Download Boccherini's Body: An Essay in Carnal Musicology by Elisabeth Le Guin PDF
By Elisabeth Le Guin
During this based research of the works of the undeservedly missed composer Luigi Boccherini, Elisabeth Le Guin makes use of wisdom gleaned from her personal taking part in of the cello because the keystone of her unique method of the connection among tune and embodiment. In reading the extraordinary characteristics of Boccherini's music—its virtuosity, repetitiveness, obsessively nuanced dynamics, gentle sonorities, and wealthy palette of depression affects—Le Guin develops a historicized serious strategy in accordance with the embodied adventure of the performer. within the procedure, she redefines the temperament of the musical Enlightenment as one characterised through pressing, unstable inquiries into the character of the self.
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From the Preface :
This publication illustrates a suite of tune manuscripts which used to be made in recent times to profit the basis for modern functionality Arts. the gathering was firm through situations instead of any technique of choice. therefore it exhibits the numerous instructions within which song notation is now going. The manuscripts are usually not prepared in keeping with sorts of track, yet alphabetically based on the composer's identify. No explanatory details is given.
The textual content for the booklet is the results of a technique making use of I-Ching likelihood operations. those decided what number phrases concerning his paintings have been to be written through or approximately which of 2 hundred and sixty-nine composers. the place those passages (never greater than sixty-four phrases, occasionally just one) were specially written for this ebook, they're preceded by means of a paragraph signal and via the author's identify. different comments have been selected or written by means of the editors - John Cage and Alison Knowles. not just the variety of phrases and the writer, however the typography too - letter measurement, depth, and typeface - have been all decided unintentionally operations. This technique was once that allows you to decrease the variation among textual content and illustrations. The composition of the pages is the paintings of Alison Knowles.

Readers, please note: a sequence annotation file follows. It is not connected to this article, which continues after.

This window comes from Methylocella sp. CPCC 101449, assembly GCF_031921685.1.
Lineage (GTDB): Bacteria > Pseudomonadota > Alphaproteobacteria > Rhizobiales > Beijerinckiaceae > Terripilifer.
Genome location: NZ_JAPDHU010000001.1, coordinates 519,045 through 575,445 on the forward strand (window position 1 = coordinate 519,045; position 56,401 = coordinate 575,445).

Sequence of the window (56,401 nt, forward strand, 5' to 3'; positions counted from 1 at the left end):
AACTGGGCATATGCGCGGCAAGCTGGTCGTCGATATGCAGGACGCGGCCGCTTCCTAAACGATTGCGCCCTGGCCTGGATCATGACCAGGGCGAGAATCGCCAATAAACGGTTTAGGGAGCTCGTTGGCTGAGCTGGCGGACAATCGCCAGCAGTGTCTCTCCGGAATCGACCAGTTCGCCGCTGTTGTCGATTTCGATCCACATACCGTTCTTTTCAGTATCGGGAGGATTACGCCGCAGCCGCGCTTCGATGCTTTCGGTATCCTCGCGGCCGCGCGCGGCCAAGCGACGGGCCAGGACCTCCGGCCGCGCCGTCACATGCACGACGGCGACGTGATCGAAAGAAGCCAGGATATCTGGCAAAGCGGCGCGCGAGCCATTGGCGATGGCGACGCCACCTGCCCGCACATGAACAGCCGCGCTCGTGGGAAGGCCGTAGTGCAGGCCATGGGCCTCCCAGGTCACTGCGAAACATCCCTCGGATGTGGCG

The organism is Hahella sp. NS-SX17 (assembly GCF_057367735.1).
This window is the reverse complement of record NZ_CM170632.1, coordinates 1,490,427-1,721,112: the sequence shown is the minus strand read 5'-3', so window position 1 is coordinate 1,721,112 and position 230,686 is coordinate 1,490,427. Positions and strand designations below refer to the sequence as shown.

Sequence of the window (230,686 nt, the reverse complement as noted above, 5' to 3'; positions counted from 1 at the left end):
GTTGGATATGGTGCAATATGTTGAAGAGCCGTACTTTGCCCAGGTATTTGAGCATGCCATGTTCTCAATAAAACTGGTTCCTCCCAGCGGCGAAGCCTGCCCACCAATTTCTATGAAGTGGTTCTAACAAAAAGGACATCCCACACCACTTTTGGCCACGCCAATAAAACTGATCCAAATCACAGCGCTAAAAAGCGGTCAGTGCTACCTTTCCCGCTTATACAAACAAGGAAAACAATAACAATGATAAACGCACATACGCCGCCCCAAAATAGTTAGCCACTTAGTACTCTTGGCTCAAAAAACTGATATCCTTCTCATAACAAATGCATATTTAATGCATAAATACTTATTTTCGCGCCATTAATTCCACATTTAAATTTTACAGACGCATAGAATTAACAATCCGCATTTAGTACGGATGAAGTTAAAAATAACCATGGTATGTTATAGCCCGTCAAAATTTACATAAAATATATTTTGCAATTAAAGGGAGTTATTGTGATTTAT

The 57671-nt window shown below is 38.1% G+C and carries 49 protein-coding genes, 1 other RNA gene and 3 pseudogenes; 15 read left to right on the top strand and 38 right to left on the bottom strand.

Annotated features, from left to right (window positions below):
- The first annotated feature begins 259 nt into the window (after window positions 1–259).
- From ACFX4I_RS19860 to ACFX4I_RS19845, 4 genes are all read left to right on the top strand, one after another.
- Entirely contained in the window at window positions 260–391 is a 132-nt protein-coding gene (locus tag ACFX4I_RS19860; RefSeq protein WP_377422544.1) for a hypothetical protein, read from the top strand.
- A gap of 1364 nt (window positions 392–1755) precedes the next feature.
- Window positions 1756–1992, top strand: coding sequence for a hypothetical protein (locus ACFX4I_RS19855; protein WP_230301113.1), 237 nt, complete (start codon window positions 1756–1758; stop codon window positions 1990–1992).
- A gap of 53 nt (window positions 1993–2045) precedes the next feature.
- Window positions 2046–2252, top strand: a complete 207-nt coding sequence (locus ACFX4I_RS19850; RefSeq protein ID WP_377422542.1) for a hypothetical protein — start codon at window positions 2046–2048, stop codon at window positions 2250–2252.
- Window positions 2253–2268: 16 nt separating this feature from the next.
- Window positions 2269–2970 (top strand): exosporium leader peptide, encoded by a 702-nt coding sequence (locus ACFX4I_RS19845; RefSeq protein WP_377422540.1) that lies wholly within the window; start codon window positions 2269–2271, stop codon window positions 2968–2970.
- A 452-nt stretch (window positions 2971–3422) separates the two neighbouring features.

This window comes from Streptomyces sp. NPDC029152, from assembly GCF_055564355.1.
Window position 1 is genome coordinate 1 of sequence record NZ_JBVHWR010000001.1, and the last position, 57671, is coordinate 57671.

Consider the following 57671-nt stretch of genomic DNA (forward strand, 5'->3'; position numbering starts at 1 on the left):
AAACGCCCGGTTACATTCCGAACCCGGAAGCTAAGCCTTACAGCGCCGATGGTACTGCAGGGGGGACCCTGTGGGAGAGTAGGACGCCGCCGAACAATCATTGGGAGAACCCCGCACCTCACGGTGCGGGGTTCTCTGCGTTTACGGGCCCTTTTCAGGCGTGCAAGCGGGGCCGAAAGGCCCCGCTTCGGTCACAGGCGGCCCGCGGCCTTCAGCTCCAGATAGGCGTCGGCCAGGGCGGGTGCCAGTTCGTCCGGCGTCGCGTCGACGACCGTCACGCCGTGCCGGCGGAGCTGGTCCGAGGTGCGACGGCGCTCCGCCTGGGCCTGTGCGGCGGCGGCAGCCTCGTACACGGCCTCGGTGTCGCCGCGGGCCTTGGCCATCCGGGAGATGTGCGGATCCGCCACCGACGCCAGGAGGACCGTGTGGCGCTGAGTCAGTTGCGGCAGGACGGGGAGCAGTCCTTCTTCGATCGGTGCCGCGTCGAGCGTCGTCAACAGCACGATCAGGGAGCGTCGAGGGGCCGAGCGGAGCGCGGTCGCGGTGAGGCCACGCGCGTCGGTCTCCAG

A precedent for the textual content is the Questionnaire. (The composers have been requested to write down approximately notation or some· factor suitable to it. ) A precedent for the absence of knowledge which characterizes this ebook is the modern aquarium (no longer a gloomy hallway with every one species in its personal illuminated tank separated from the others and named in Latin): a wide glass condominium with the entire fish in it swimming as in an ocean. the gathering of manuscripts constitutes an archive, the contents of that are indexed on the finish of this publication. The editors are thankful to the numerous composers and tune publishers who've made this presentation of mid-twentieth century song notation attainable.
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Additional info for Boccherini's Body: An Essay in Carnal Musicology
I have become not just his hands, but his binding agent, the continuity, the consciousness; it is only a step over from the work of maintaining my own person as some kind of unitary thing, the necessary daily ﬁction of establishing and keeping a hold on identity. The act is different perhaps in urgency and accuracy, but not, I think, in kind. As this composer’s agent in performance, I do in this wise become him, in much the same manner as I become myself. And my experience of becoming him is grounded in and expressed through the medium of the tactile.
The repetitions in the pastoral mode are introverted and calm; they invite a sound that seeks resonance without seeking much projection. This plays out as physical calmness, since making such a sound involves a greater submission to gravity, less effort by the arm and shoulder muscles. The repetitions toward 22 “cello-and-bow thinking” the end of the movement are more urgent, implying a crescendo of sound and muscular activity. Both passages in their different ways incite and encourage the performer to explore different pathways toward a frictive physical pleasure.
It can and should be a primary source of knowledge about the performed work of art. In making such a claim I can do no better than show the reader the scene of one of my own trysts with Signor Boccherini, the very sheets and the stains upon them, as it were. ) Because the performer’s relationship to the work of art must have an extensively explored bodily element, a performing identiﬁcation with a composer is based on a particular type of knowledge which could be called carnal. It is the rendering of this knowledge, which by its nature contains an extremely ﬁne grain of detail, into concepts that are usefully transferable to other works, to other points of contact with the composer, and eventually to points of contact with other composers altogether that will concern me for the remainder of this book.